And while I have some peeves about Hawthorne and I think PBOT made some very serious process errors and the whole thing reveals some concerning things about PBOT, the advocacy community, and so on — I think from a work product perspective the agency actually did some really good analysis. I feel like a lot of folks in that building wanted to find a way to make the bike lanes work but given bureaucratic and political constraints, they just couldn’t make it happen on that specific project.
I respect your sentiments but lashing out at Warner and PBOT like this just doesn’t feel right to me. Maybe it’s because of the wild week I’ve been through personally and professionally with the whole comment section saga. Maybe a different tone will move things forward faster. I don’t know. Just wanted to share. Thanks for your work and comments.
Perhaps we can both agree that a fundamental change needs to happen in PBoT, and that the status quo has not worked for a decade? When and how do we hold PBoT accountable?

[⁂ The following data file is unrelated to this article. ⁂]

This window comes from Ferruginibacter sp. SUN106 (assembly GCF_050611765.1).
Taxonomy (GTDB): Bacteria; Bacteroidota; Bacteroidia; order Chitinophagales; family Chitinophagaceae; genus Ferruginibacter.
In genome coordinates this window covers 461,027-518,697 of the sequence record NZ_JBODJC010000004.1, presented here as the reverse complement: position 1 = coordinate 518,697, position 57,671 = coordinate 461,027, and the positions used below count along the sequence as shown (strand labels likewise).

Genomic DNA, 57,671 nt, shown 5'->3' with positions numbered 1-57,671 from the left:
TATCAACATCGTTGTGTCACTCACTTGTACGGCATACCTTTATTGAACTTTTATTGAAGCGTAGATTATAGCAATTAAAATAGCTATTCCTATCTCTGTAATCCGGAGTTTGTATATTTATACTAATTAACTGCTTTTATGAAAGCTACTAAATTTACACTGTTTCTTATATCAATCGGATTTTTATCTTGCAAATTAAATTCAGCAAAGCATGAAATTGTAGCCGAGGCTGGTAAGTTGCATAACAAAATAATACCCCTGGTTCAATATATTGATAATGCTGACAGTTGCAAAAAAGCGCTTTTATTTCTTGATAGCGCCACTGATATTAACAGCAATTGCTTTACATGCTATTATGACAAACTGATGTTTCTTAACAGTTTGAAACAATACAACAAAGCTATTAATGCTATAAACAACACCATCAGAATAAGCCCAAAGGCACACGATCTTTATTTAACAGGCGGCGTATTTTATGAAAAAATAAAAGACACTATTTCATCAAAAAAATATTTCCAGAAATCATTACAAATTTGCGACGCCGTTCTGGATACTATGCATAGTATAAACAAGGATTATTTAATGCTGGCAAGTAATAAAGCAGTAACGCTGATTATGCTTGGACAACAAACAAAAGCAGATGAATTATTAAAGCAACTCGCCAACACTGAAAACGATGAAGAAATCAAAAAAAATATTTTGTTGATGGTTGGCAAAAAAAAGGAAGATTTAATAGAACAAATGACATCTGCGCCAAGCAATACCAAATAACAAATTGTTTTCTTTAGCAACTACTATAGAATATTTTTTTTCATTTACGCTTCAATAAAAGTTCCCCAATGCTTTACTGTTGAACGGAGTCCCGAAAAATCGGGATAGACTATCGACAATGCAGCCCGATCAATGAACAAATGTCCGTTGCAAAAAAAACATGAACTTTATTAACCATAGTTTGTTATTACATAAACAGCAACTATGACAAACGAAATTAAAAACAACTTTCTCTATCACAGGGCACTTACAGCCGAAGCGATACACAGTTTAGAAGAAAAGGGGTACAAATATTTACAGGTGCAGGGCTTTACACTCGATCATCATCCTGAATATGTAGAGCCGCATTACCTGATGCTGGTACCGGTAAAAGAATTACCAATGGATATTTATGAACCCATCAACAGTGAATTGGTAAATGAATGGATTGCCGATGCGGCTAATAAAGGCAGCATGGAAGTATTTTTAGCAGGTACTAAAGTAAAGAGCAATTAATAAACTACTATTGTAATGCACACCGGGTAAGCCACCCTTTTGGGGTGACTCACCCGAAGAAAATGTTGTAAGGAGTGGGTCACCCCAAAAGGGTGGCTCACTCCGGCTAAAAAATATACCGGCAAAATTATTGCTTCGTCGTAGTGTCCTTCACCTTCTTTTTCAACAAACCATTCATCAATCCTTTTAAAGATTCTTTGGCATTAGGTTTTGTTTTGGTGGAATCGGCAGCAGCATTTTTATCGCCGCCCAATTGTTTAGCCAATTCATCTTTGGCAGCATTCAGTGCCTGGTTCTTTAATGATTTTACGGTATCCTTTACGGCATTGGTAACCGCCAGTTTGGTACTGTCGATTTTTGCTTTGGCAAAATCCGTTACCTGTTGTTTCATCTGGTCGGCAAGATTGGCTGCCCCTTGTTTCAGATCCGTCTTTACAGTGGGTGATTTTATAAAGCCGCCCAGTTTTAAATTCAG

I think we may disagree on “rudeness.” Public figures, elected or not, nice or not, should be held accountable for their results. Remember, Portland is the only city that has had a significant decline in modal share, along with a record road death rate (57 in 2020). Those indicators are very telling. Chris Warner has been the director for several years and assistant director since 2016. When an organization, regardless of what type, has a failing record for as long as PBoT has, it is time to remove its leadership.